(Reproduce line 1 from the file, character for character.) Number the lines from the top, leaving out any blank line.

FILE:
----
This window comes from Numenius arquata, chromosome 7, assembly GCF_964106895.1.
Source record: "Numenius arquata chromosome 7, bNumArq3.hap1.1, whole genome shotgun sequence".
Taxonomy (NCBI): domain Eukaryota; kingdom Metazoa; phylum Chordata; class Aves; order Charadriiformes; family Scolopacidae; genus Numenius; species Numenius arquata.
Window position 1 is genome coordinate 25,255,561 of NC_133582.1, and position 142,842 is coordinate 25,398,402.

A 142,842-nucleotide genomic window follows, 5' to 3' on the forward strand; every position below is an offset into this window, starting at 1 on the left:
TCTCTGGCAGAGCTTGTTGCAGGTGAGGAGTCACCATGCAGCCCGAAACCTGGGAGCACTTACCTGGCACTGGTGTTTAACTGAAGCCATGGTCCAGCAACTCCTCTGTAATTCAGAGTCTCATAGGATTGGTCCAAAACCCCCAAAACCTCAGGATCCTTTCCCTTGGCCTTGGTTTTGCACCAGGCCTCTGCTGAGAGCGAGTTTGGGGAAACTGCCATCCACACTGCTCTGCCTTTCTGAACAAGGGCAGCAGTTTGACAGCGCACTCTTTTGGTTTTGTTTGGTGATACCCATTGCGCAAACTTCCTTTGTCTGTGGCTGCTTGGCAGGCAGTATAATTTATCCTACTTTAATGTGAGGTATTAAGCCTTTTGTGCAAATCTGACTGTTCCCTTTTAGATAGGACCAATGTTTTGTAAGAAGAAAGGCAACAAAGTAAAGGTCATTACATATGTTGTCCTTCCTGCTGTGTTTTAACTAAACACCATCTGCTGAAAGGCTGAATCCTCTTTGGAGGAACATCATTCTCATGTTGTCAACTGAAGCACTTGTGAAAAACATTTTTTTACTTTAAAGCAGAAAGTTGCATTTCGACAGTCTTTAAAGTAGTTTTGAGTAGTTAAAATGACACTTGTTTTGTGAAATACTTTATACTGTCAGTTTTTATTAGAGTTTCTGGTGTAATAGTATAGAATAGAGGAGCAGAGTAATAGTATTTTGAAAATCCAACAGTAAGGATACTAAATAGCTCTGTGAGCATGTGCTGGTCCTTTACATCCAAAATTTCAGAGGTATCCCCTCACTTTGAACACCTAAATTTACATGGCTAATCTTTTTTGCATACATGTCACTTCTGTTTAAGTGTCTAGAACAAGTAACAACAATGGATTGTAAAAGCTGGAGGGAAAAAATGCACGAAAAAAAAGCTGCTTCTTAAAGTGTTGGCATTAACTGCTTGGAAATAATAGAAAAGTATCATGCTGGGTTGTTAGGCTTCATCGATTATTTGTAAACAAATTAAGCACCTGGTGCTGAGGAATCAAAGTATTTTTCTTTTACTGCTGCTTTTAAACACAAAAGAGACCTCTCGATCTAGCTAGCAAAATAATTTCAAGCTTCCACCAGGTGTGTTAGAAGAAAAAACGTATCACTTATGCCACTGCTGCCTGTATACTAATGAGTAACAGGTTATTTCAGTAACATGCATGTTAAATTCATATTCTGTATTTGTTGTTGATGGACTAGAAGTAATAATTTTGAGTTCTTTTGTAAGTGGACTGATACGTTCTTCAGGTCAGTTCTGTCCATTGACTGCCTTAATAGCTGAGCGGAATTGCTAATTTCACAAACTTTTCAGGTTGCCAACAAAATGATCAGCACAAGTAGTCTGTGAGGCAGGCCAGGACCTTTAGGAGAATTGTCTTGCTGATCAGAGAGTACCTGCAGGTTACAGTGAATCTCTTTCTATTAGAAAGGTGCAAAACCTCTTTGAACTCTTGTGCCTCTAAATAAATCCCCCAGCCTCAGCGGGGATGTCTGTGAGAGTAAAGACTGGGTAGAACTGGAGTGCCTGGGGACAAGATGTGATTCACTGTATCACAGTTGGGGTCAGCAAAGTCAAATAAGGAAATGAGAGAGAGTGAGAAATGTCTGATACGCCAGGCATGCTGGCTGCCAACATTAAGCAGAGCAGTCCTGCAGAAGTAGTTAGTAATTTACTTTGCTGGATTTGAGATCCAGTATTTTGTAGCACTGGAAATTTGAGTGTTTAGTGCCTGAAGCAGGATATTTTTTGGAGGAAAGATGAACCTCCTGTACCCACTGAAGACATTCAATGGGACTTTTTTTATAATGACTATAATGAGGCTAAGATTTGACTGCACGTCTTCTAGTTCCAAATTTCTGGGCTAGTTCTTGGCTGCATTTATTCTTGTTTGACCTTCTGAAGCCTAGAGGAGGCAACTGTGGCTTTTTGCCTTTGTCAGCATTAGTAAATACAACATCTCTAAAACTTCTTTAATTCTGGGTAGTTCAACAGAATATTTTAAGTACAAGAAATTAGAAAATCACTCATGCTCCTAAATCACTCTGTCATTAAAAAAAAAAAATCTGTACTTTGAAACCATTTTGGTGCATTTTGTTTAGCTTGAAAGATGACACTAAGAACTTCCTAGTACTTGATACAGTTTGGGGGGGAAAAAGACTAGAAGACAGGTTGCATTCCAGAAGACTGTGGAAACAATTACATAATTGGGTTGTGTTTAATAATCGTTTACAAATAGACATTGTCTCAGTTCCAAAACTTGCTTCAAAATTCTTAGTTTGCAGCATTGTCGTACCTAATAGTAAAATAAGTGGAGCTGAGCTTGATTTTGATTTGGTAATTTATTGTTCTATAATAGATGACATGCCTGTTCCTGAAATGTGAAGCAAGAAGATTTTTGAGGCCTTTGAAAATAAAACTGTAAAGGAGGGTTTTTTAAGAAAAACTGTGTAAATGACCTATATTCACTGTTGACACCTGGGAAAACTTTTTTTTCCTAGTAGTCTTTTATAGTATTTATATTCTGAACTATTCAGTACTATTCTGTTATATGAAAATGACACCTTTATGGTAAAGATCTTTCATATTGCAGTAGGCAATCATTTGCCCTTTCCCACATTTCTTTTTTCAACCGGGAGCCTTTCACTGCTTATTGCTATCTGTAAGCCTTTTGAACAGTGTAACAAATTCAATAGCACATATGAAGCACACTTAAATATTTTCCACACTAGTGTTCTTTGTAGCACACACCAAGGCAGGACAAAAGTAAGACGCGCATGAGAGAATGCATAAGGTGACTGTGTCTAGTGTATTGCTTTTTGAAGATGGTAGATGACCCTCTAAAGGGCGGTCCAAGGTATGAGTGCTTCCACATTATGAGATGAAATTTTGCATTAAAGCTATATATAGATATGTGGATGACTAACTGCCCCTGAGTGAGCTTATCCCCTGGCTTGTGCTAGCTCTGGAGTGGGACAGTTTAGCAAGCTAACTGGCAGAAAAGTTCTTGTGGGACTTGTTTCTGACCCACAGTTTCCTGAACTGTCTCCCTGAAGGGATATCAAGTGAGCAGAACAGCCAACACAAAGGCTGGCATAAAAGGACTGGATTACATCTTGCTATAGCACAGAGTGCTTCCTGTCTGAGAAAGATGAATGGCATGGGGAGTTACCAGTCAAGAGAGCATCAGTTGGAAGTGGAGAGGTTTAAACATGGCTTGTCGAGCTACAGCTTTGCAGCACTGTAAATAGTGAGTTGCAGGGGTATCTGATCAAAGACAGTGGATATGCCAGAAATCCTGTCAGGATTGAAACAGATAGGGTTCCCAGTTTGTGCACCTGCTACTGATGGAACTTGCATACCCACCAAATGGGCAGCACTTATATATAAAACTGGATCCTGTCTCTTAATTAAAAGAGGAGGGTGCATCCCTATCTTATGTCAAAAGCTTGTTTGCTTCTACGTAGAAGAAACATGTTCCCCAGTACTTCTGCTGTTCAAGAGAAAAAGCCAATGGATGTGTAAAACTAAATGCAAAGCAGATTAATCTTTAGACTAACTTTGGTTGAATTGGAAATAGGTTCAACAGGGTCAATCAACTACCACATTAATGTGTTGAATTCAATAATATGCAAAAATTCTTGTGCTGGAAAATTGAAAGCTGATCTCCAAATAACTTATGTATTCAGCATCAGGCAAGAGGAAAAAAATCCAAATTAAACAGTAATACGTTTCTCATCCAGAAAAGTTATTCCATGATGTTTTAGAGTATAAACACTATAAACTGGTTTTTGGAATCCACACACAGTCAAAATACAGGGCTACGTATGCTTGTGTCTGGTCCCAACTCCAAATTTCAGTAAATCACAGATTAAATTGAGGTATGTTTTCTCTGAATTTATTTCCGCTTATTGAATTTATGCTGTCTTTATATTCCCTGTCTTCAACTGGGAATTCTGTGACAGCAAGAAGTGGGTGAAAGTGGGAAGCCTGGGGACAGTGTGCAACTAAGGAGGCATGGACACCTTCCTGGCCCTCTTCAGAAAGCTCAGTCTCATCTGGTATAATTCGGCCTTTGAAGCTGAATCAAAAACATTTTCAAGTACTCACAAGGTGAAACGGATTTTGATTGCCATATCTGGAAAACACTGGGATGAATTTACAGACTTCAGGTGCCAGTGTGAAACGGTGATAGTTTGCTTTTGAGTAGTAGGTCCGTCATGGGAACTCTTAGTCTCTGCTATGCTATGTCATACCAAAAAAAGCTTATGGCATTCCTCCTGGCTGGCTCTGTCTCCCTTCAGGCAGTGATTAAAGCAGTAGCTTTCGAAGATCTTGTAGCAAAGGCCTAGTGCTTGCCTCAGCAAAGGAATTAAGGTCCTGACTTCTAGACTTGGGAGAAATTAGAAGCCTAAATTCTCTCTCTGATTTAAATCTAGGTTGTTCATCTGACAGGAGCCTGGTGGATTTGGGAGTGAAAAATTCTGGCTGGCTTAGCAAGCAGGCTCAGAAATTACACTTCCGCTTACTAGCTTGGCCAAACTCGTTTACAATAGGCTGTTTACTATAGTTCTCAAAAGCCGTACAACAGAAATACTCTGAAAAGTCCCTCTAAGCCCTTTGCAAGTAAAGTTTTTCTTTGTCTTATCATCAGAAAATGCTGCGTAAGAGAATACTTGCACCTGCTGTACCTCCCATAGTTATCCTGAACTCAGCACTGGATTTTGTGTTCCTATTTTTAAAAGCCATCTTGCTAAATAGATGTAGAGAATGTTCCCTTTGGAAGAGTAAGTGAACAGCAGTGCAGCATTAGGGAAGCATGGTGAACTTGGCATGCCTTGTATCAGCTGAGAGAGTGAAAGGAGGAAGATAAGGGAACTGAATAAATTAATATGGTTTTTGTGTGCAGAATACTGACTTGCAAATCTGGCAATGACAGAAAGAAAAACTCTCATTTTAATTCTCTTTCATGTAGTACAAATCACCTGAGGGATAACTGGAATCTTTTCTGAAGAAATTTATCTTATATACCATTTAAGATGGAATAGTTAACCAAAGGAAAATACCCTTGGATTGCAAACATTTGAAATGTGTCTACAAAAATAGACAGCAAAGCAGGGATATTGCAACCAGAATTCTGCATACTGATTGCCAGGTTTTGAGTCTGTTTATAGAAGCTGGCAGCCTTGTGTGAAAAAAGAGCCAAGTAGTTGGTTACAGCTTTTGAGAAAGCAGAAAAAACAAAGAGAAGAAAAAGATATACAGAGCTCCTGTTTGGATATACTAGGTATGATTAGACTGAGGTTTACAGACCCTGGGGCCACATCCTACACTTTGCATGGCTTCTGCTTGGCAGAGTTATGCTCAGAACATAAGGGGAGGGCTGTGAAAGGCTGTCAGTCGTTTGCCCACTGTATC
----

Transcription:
This window comes from Numenius arquata, chromosome 7, assembly GCF_964106895.1.